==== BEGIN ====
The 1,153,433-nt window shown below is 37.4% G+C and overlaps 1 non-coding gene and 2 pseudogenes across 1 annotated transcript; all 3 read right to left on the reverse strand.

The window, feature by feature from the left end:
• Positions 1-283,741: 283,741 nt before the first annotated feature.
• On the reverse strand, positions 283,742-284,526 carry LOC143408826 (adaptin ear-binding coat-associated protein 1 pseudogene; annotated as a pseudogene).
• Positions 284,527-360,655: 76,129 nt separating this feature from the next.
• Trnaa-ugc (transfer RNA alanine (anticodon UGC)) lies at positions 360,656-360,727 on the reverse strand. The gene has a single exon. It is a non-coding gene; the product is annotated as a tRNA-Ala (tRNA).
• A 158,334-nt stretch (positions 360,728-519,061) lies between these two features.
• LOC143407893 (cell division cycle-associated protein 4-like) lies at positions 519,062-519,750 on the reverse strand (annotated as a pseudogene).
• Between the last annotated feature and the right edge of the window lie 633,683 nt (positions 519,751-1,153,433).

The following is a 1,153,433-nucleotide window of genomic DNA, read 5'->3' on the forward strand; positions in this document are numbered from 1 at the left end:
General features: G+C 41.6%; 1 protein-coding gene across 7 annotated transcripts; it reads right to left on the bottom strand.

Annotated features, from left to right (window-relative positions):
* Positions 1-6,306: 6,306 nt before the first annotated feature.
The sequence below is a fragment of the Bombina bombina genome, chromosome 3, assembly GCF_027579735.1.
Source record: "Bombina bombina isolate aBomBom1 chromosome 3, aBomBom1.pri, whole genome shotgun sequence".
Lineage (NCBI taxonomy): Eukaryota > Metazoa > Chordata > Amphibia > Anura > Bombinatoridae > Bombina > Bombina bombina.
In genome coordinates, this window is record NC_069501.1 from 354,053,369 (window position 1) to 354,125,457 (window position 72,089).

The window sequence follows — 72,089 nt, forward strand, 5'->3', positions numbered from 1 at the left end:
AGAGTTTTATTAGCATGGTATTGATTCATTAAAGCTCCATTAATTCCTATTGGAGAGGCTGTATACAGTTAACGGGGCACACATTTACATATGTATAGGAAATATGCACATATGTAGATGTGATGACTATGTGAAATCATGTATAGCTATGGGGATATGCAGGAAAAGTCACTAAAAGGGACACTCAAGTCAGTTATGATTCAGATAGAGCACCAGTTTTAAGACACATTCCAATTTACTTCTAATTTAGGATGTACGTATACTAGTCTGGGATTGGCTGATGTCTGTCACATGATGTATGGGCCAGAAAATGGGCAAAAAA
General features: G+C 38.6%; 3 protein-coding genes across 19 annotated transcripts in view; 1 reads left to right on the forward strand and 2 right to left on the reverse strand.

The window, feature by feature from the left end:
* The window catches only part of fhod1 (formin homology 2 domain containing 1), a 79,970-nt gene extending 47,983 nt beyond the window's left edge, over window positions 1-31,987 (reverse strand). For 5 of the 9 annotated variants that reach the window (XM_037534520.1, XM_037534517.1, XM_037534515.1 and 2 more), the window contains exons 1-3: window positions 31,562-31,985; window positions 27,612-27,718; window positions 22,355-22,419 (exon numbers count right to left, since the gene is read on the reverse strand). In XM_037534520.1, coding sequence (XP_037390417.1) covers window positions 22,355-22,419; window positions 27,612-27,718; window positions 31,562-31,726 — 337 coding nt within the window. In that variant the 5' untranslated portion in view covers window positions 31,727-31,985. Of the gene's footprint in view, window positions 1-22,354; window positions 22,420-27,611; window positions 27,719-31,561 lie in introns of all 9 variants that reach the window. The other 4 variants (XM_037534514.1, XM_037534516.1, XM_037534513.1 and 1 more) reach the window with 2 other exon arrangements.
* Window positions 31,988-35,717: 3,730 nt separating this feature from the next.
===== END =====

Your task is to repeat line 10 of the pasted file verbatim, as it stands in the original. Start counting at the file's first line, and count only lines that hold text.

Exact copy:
The following is a 1,153,433-nucleotide window of genomic DNA, read 5'->3' on the forward strand; positions in this document are numbered from 1 at the left end: